Reply
  41. firecook

    Thanks for liking a post . Your garden sounds pretty. I also like to take pictures of flowers I have to wait for summer for more:) Have a nice day.

    Reply
  42. kathryningrid

    Huge fan of Hemerocallis myself, though I have somewhat limited success with them in north Texas. If and when we retire back to WA we might have a better shot at it! 😉 Meanwhile, I’ll look for beautiful portraits of those dandies here to feed my addiction. 🙂 Glad to have ‘met’ you over at my blog, and I look forward to exploring here at yours further!
    Cheers,
    Kathryn

    Reply
  43. Pingback: The Liebster and Versatile Blogger Award | The Pursuit: Being Creative

    1. John Hric Post author

      beingcreative, thank you kindly for the nomination. and congratulations on your awards. i must respectfully decline the nomination. i prefer to stay focused on the blog and keep things simple. thanks

      Reply
  44. Elina

    Thank you John for following my blog, I appreciate it! Your blog is lovely, with so many lilies in your garden it must look miraculous and so beautiful! 🙂

    Reply
  45. akeem54

    My sinxcere apreciation for you ‘like’. Coming to blogging, i have realised that there are so many things important to so many people. your’s among other gardening bloger is unique.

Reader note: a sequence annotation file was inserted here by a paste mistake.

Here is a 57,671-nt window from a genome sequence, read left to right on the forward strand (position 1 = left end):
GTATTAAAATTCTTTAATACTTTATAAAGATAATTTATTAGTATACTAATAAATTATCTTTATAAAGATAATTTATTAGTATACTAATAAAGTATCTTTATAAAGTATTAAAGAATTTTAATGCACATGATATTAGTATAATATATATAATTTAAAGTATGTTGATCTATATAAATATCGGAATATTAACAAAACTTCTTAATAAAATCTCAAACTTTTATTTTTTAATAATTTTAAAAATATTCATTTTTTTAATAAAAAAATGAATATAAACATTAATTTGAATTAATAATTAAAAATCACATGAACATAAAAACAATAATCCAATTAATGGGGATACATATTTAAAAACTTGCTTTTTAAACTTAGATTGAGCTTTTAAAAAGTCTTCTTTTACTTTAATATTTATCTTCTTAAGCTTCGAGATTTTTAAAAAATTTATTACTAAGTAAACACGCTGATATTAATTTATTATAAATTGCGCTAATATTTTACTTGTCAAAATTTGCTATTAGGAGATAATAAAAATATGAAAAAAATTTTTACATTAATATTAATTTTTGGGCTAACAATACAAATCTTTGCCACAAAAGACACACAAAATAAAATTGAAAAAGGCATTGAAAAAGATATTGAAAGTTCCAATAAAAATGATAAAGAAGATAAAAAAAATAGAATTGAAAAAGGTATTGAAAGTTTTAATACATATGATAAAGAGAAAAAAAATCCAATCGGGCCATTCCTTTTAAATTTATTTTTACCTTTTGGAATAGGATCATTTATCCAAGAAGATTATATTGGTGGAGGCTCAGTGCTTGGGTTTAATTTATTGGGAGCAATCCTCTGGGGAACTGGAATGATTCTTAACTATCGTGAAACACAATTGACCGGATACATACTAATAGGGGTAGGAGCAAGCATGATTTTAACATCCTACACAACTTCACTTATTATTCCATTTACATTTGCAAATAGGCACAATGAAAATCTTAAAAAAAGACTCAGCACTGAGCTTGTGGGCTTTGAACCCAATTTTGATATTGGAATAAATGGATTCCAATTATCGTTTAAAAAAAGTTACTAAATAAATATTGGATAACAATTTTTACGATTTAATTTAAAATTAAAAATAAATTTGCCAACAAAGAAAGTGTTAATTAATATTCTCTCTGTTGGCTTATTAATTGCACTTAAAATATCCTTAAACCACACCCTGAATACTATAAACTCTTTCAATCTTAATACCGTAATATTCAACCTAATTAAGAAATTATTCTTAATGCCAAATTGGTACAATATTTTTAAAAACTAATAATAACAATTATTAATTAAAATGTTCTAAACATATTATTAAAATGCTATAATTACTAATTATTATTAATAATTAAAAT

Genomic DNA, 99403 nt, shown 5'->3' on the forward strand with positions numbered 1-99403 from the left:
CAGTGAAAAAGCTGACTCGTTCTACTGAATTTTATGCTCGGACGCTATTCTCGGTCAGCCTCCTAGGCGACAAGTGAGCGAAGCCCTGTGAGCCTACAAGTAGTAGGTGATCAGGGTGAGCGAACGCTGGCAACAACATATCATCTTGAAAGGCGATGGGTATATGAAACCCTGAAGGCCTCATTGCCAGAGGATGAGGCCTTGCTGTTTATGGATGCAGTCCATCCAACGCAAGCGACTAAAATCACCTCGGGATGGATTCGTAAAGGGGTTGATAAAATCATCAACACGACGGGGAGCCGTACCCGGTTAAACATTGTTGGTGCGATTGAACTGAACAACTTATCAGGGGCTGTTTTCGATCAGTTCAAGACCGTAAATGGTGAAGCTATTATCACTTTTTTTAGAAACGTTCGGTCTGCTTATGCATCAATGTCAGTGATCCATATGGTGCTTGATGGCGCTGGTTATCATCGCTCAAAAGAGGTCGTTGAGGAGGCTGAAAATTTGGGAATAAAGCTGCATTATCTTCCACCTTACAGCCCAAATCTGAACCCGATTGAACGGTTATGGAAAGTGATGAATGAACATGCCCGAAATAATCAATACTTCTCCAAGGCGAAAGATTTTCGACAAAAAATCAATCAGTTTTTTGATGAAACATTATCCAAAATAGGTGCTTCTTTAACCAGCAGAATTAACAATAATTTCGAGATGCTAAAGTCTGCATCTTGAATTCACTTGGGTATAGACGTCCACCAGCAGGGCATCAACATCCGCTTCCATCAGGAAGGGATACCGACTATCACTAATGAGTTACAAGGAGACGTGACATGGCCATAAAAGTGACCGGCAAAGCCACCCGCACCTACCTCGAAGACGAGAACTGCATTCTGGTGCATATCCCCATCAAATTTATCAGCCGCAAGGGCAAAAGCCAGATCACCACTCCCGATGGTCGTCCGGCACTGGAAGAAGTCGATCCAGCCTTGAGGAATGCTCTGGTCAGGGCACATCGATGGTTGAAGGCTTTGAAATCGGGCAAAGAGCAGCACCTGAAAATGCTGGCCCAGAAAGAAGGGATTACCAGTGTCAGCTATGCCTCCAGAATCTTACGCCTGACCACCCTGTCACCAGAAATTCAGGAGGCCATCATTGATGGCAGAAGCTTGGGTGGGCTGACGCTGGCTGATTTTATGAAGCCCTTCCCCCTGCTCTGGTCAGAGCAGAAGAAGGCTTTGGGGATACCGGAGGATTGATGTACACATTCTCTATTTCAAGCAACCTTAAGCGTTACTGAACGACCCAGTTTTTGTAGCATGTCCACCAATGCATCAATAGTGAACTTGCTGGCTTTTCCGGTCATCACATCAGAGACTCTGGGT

Reply
  46. icelandpenny

    Hi, thanks for the like on my “March the Trickster” post. I like your comments here and the attitude they reveal, e.g. being as organic as possible; I was also struck by your reference to feral honeybees. That distinction had never occurred to me but of course you’re right. Loving daylillies, perhaps you already know the people at Earthbound (www.earthbound.com), a terrific nursery near the village of Red Bay on the Bruce Peninsula, which juts northward into Lake Huron, dividing the main body of the lake from Georgian Bay to the east. Some wonderful gardeners up there…

    Reply
    1. John Hric Post author

      Hi Penny,

      I hope there are some feral bees here. Not sure. I keep hearing about folks not too too far away that have hives in the city. So I just might be wrong on the feral part ! I will have to check out the nursery. I do not believe I am familiar with it.
      Thanks for the tip on Earthbound and your visit !

      Reply
  47. beckarooney

    Great bio! I’m a trainee horticulturist in England, I can only imagine how different gardening is here compared to where you are. Looking forward to reading more of your work! 🙂 x